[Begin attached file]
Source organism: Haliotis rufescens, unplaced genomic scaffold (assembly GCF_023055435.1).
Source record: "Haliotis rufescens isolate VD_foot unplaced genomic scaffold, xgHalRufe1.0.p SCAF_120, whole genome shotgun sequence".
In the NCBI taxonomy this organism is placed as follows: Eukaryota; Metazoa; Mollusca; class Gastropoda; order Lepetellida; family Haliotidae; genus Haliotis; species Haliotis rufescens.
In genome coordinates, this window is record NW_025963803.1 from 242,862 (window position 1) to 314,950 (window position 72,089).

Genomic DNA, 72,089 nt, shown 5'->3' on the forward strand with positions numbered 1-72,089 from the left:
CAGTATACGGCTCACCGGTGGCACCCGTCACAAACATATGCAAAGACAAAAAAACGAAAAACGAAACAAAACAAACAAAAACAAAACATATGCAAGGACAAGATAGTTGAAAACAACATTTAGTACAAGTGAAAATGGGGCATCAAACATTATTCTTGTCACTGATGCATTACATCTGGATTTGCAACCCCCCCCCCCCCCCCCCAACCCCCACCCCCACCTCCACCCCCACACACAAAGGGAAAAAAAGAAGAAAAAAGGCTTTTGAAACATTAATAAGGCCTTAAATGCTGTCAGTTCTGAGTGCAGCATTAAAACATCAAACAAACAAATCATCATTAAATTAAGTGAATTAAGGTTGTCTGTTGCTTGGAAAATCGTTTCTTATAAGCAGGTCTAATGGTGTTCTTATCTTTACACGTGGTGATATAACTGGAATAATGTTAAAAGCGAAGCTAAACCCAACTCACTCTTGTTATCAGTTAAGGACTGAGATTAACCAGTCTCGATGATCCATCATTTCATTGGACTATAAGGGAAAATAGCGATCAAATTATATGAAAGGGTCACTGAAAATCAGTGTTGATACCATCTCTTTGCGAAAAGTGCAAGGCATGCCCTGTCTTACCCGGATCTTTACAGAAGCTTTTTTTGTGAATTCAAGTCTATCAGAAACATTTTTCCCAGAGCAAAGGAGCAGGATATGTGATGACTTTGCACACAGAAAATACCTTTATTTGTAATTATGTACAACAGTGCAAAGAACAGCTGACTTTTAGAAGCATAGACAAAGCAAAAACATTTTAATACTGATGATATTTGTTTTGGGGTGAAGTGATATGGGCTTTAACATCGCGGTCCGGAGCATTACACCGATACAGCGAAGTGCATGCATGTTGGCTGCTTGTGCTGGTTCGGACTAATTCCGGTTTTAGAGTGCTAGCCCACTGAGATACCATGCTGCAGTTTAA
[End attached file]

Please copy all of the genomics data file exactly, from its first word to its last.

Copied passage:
Source organism: Haliotis rufescens, unplaced genomic scaffold (assembly GCF_023055435.1).
Source record: "Haliotis rufescens isolate VD_foot unplaced genomic scaffold, xgHalRufe1.0.p SCAF_120, whole genome shotgun sequence".
In the NCBI taxonomy this organism is placed as follows: Eukaryota; Metazoa; Mollusca; class Gastropoda; order Lepetellida; family Haliotidae; genus Haliotis; species Haliotis rufescens.
In genome coordinates, this window is record NW_025963803.1 from 242,862 (window position 1) to 314,950 (window position 72,089).

Genomic DNA, 72,089 nt, shown 5'->3' on the forward strand with positions numbered 1-72,089 from the left:
CAGTATACGGCTCACCGGTGGCACCCGTCACAAACATATGCAAAGACAAAAAAACGAAAAACGAAACAAAACAAACAAAAACAAAACATATGCAAGGACAAGATAGTTGAAAACAACATTTAGTACAAGTGAAAATGGGGCATCAAACATTATTCTTGTCACTGATGCATTACATCTGGATTTGCAACCCCCCCCCCCCCCCCCCAACCCCCACCCCCACCTCCACCCCCACACACAAAGGGAAAAAAAGAAGAAAAAAGGCTTTTGAAACATTAATAAGGCCTTAAATGCTGTCAGTTCTGAGTGCAGCATTAAAACATCAAACAAACAAATCATCATTAAATTAAGTGAATTAAGGTTGTCTGTTGCTTGGAAAATCGTTTCTTATAAGCAGGTCTAATGGTGTTCTTATCTTTACACGTGGTGATATAACTGGAATAATGTTAAAAGCGAAGCTAAACCCAACTCACTCTTGTTATCAGTTAAGGACTGAGATTAACCAGTCTCGATGATCCATCATTTCATTGGACTATAAGGGAAAATAGCGATCAAATTATATGAAAGGGTCACTGAAAATCAGTGTTGATACCATCTCTTTGCGAAAAGTGCAAGGCATGCCCTGTCTTACCCGGATCTTTACAGAAGCTTTTTTTGTGAATTCAAGTCTATCAGAAACATTTTTCCCAGAGCAAAGGAGCAGGATATGTGATGACTTTGCACACAGAAAATACCTTTATTTGTAATTATGTACAACAGTGCAAAGAACAGCTGACTTTTAGAAGCATAGACAAAGCAAAAACATTTTAATACTGATGATATTTGTTTTGGGGTGAAGTGATATGGGCTTTAACATCGCGGTCCGGAGCATTACACCGATACAGCGAAGTGCATGCATGTTGGCTGCTTGTGCTGGTTCGGACTAATTCCGGTTTTAGAGTGCTAGCCCACTGAGATACCATGCTGCAGTTTAA